The Island at the Center of the World by Russell Shorto

The Island at the Center of the WorldThis is a book for specialized interests, so my rating reflects that it’s one of the “best in class.” It’s a loving, admiring, sometimes wry look at how the New Netherlands of the 17th century formed the basis of today’s Manhattan geographically and culturally.

If you get lost in the cast of unusual (to us) names and locations, focus on the relationship between the famous Peter Stuyvesant and the lesser-known but critical Adriaen van der Donck. The Dutch settlers weren’t the pious Puritans of New England – they were traders, drinkers, often crude. But they also were independent, unafraid to speak their minds, and part of their legacy is a tradition of tolerance and respect for individual rights, Just when the history gets heavy, Shorto uses a bit of creative journalism to take us inside the minds of his characters as they struggle with issues.  The last chapter alone is worth a separate read.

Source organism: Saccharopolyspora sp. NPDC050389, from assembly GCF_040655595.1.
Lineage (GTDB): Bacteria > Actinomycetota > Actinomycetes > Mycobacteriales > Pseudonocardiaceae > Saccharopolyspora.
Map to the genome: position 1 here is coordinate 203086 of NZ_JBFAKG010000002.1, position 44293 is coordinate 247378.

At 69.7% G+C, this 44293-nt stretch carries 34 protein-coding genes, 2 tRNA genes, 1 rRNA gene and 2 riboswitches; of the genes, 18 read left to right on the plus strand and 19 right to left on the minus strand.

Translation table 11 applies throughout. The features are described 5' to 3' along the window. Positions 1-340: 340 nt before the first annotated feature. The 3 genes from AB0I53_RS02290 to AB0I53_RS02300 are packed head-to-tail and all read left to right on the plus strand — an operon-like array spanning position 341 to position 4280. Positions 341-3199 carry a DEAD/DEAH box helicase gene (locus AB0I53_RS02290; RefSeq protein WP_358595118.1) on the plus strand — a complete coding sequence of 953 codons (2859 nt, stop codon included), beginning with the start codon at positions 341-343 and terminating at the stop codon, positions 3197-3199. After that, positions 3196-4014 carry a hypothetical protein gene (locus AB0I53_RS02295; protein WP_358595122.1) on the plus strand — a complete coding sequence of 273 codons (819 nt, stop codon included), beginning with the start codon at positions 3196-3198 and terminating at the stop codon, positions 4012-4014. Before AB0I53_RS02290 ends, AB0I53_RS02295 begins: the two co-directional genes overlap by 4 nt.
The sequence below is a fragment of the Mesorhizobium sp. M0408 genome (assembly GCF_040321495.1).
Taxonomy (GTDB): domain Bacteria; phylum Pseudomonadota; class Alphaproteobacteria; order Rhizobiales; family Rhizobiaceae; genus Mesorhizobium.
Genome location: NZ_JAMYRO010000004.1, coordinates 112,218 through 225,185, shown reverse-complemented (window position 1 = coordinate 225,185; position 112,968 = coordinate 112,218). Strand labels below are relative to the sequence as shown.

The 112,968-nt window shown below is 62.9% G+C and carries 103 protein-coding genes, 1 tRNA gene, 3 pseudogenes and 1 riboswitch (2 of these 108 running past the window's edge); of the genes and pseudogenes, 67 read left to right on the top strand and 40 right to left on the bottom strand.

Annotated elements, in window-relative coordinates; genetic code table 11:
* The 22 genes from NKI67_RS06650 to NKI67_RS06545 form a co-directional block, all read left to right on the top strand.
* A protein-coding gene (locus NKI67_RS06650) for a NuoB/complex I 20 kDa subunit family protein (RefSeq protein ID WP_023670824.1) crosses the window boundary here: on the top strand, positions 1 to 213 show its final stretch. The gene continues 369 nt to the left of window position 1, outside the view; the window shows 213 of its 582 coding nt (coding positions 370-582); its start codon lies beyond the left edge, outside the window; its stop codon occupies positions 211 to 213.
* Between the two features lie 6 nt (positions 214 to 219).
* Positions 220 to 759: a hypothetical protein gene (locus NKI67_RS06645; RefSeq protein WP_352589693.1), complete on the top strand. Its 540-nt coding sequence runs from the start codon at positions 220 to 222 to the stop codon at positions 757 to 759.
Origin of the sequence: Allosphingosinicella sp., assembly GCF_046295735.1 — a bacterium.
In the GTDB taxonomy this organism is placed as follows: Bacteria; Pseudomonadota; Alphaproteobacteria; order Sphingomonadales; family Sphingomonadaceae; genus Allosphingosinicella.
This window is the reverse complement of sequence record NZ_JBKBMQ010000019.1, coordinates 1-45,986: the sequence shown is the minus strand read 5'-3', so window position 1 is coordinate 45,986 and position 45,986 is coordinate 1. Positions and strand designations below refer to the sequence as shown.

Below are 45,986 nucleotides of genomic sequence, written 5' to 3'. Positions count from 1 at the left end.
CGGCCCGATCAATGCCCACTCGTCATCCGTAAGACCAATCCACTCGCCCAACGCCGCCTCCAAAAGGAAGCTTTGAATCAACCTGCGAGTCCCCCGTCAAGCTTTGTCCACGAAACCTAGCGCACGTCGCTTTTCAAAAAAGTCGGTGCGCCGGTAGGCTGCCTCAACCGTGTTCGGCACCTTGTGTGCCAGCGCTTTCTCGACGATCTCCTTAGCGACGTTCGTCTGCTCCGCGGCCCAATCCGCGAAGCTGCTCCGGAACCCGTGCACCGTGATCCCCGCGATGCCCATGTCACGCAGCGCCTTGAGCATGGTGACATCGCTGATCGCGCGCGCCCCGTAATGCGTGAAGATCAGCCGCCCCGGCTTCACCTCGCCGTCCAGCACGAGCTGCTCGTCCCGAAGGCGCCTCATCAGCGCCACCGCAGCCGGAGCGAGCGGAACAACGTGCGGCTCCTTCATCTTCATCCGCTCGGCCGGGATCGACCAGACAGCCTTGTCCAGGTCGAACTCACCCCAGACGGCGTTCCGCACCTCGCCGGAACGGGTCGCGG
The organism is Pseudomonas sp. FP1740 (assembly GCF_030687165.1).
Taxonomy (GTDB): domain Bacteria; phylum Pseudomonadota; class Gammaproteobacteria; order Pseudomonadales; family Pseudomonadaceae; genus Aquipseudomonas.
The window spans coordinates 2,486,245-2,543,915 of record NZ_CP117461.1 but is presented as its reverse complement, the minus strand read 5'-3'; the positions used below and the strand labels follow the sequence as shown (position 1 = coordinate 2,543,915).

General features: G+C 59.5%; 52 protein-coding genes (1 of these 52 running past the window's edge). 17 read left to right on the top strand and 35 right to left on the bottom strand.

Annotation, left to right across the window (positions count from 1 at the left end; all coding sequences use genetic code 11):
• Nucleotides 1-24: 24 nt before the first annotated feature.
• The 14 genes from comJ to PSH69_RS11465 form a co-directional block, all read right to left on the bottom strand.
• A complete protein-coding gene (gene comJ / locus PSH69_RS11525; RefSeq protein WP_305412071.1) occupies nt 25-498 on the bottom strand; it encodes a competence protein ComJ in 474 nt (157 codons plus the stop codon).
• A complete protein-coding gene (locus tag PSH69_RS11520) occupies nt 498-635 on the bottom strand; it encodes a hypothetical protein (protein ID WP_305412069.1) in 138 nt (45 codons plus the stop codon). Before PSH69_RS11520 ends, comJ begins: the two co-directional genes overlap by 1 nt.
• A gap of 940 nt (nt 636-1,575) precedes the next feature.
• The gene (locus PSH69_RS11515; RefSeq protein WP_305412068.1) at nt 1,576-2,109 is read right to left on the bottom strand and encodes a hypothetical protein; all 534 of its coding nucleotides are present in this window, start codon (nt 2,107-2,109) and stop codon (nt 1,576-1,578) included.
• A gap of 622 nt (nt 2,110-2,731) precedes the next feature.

Reviewed by Sarav


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